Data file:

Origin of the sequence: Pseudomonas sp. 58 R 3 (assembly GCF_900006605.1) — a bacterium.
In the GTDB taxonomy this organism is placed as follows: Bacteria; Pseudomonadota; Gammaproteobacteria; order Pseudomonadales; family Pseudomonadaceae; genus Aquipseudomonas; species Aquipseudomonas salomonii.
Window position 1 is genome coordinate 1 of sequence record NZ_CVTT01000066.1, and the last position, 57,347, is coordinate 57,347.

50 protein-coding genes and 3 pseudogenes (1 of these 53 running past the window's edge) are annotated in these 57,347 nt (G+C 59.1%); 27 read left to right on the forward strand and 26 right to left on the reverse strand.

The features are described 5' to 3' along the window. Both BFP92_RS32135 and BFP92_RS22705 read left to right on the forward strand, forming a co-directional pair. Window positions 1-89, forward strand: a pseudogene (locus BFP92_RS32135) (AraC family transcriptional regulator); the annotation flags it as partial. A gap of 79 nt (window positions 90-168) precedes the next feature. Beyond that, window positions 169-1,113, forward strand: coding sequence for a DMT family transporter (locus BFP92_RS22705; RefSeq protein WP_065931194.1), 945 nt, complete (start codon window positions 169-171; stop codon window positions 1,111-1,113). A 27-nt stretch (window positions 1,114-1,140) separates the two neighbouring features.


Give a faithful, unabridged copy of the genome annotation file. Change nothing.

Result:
Origin of the sequence: Pseudomonas sp. 58 R 3 (assembly GCF_900006605.1) — a bacterium.
In the GTDB taxonomy this organism is placed as follows: Bacteria; Pseudomonadota; Gammaproteobacteria; order Pseudomonadales; family Pseudomonadaceae; genus Aquipseudomonas; species Aquipseudomonas salomonii.
Window position 1 is genome coordinate 1 of sequence record NZ_CVTT01000066.1, and the last position, 57,347, is coordinate 57,347.

50 protein-coding genes and 3 pseudogenes (1 of these 53 running past the window's edge) are annotated in these 57,347 nt (G+C 59.1%); 27 read left to right on the forward strand and 26 right to left on the reverse strand.

The features are described 5' to 3' along the window. Both BFP92_RS32135 and BFP92_RS22705 read left to right on the forward strand, forming a co-directional pair. Window positions 1-89, forward strand: a pseudogene (locus BFP92_RS32135) (AraC family transcriptional regulator); the annotation flags it as partial. A gap of 79 nt (window positions 90-168) precedes the next feature. Beyond that, window positions 169-1,113, forward strand: coding sequence for a DMT family transporter (locus BFP92_RS22705; RefSeq protein WP_065931194.1), 945 nt, complete (start codon window positions 169-171; stop codon window positions 1,111-1,113). A 27-nt stretch (window positions 1,114-1,140) separates the two neighbouring features.